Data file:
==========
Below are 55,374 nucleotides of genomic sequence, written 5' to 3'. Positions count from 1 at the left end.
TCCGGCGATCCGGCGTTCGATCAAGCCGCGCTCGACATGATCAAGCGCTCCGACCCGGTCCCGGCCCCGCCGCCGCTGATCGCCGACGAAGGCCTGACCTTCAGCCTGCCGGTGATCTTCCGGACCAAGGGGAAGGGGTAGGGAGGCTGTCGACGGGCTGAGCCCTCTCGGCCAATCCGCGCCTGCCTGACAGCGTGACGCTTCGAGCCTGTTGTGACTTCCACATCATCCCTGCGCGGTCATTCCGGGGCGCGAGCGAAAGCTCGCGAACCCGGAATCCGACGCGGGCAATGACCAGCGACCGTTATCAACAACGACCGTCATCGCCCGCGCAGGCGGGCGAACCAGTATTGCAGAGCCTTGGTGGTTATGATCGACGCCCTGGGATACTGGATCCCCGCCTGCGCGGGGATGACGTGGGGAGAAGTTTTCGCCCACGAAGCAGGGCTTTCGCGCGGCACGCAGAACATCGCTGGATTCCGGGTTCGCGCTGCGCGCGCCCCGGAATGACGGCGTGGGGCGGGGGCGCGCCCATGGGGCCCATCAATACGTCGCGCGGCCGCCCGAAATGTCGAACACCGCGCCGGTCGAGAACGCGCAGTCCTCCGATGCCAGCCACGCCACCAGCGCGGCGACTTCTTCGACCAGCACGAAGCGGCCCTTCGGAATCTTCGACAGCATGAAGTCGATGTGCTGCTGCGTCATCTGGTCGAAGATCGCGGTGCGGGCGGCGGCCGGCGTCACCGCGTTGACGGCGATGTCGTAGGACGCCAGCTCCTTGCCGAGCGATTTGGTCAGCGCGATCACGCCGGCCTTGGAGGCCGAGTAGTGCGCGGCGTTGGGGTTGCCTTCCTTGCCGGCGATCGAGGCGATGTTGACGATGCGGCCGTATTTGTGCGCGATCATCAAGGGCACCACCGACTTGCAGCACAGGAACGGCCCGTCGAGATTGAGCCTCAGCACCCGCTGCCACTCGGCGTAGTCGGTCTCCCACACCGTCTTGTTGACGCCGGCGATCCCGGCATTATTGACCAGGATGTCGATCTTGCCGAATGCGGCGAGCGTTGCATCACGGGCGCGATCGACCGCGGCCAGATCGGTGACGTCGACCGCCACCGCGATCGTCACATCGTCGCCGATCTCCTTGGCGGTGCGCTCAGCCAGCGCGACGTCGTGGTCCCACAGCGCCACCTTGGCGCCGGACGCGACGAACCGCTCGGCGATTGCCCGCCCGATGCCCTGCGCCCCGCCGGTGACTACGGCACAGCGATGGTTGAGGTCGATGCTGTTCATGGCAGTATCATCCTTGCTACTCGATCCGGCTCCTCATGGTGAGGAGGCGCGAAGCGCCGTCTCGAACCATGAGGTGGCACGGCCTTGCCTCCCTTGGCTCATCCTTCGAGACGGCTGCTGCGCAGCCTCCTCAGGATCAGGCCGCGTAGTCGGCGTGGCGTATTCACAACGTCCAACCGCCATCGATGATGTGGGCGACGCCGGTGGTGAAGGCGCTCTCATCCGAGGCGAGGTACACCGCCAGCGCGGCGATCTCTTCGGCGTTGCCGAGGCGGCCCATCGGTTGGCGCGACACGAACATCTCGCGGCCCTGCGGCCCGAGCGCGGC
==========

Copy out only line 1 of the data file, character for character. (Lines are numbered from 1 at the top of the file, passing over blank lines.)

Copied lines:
Below are 55,374 nucleotides of genomic sequence, written 5' to 3'. Positions count from 1 at the left end.